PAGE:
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AGGLOMERATION ECONOMIES: A reduction in production cost the results when related firms locate near one another. Firms can be related as competitors in the same industry, by using the same inputs, or through providing output to the same demographic group. The fashion industry, for example, experiences agglomeration economies because they can share specialized inputs (photographers, models) that would be too expensive to employ full time. Retail stores have agglomeration economies when located in shopping malls because they have access to a large group of potential customers with lower advertising cost. Agglomeration economies is given as one of the primary reasons for the emergence of urban areas.

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SUPPLY PRICE:

The minimum price that sellers are willing and able to accept for a given quantity of a good. While sellers might be willing and able to accept more than the supply price for a given quantity, they are not willing and able to accept less. The supply curve is a plot of the supply price for each quantity.
Supply price is the lowest price that sellers will accept for a good. It is based on the opportunity cost that sellers incur in the production of the good. While a number a factors influence the supply price, quantity supplied tends to be among the most important. The supply price is generally higher if the quantity supplied is greater.

Getting More For Less

This notion of supply price as a minimum comes from the fundamental economic observation that people prefer more to less. As a lower limit, supply price indicates that sellers are willing to accept more for a given quantity, but not less. By accepting more for one good, sellers have extra profit remaining after paying the opportunity cost of production.

Consider the hot fudge sundae selling activities of the Hot Momma Fudge Bananarama Ice Cream Shoppe. Hot Momma Fudge is willing and able to accept $3 for a Hot Momma Fudge Bananarama Ice Cream Sundae. However, due to the opportunity cost of producing Hot Momma Fudge Bananarama Ice Cream Sundaes, Hot Momma is unable to accept a penny less than $3.

But, Hot Momma would not complain if they could sell this tasty treat for $4. They would not argue if they could make the sale for $5. In fact, they are not likely to disagree if they found it possible to sell the sundae for a price of a hundred million dollars. The more they receive, the better.

On the Supply Curve

Supply Price
Supply Price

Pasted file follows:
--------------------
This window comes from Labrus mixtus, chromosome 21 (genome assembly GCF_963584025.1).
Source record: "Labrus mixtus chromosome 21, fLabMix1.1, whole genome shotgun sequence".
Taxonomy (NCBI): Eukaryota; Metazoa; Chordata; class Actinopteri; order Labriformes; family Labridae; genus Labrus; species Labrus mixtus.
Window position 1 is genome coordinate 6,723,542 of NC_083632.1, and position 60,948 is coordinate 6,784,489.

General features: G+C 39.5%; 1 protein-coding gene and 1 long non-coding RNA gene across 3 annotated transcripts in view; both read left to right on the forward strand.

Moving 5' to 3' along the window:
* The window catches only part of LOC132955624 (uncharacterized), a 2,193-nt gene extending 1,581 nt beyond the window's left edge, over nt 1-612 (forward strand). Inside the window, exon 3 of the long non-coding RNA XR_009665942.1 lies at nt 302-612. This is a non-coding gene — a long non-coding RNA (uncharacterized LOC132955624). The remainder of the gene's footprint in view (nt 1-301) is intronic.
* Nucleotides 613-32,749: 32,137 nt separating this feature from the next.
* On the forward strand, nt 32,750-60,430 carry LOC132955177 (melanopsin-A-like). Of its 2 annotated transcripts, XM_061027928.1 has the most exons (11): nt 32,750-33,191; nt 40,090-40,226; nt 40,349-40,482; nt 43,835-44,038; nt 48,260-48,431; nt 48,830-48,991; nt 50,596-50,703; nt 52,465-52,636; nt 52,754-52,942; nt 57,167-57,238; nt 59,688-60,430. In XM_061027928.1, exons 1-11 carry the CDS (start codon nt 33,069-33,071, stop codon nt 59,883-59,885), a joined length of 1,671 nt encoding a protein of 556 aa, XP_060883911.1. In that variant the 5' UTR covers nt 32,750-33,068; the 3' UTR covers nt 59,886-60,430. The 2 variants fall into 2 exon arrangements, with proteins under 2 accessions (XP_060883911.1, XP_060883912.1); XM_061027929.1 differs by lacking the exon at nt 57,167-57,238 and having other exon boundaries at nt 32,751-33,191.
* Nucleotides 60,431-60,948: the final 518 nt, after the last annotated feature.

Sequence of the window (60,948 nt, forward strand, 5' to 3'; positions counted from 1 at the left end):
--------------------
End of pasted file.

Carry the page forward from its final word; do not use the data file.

As the minimum price that sellers are willing and able to accept, the supply price lies ON the supply curve. In essence, the supply curve is the supply price. The supply curve plots the range of supply prices for a range of different quantities.

Consider the supply curve for electronic calculators displayed in the exhibit to the right. For a quantity of 200 calculators, the supply price is $15. Would calculator sellers like to accept more than $15? Certainly. Would calculator sellers accept less than $15? No.

The story is the same for any quantity. Only the numbers differ. For a quantity of 800 calculators, the supply price is $45. Sellers are willing to accept more than $45 for this quantity, but not less.

A Lot of Supply Space

The area above the supply curve that includes all prices that sellers are willing to accept is termed the supply space. It includes all prices down to and on the supply curve. Buyers are willing and able to sell any price-quantity combination in this supply space.

If sellers are able to operate above the supply curve, such that the price paid is more than the minimum supply price, then they obtain what is called producer surplus. This is the extra revenue received by sellers over and above the opportunity cost of production.

And A Little Competition

Competition among sellers is the force that pushes the market price of a good down to the minimum supply price. This ensures efficiency, at least from the supply side of the market. With competition, sellers bid down the price until the minimum supply price is reached. If a seller is unwilling or unable to accept that price, then they do not sell the good. Moreover, buyers have no reason to buy from any sellers charging more, because competition ensures that other sellers are willing and able to charge the supply price.

<= SUPPLY INCREASESUPPLY SCHEDULE =>


Recommended Citation:

SUPPLY PRICE, AmosWEB Encyclonomic WEB*pedia, http://www.AmosWEB.com, AmosWEB LLC, 2000-2022. [Accessed: June 27, 2022].


Check Out These Related Terms...

     | quantity supplied | law of supply | supply schedule | supply curve | supply space | producer surplus | supply determinants | change in supply | change in quantity supplied | demand price |


Or For A Little Background...

     | supply | market | price | opportunity cost | limited resources | economic analysis | exchange | scarcity | good | service |


And For Further Study...

     | market supply | quantity | competition | value | production | production possibilities | competitive market | efficiency | production cost | short-run production analysis | price elasticity of supply | marginal cost |


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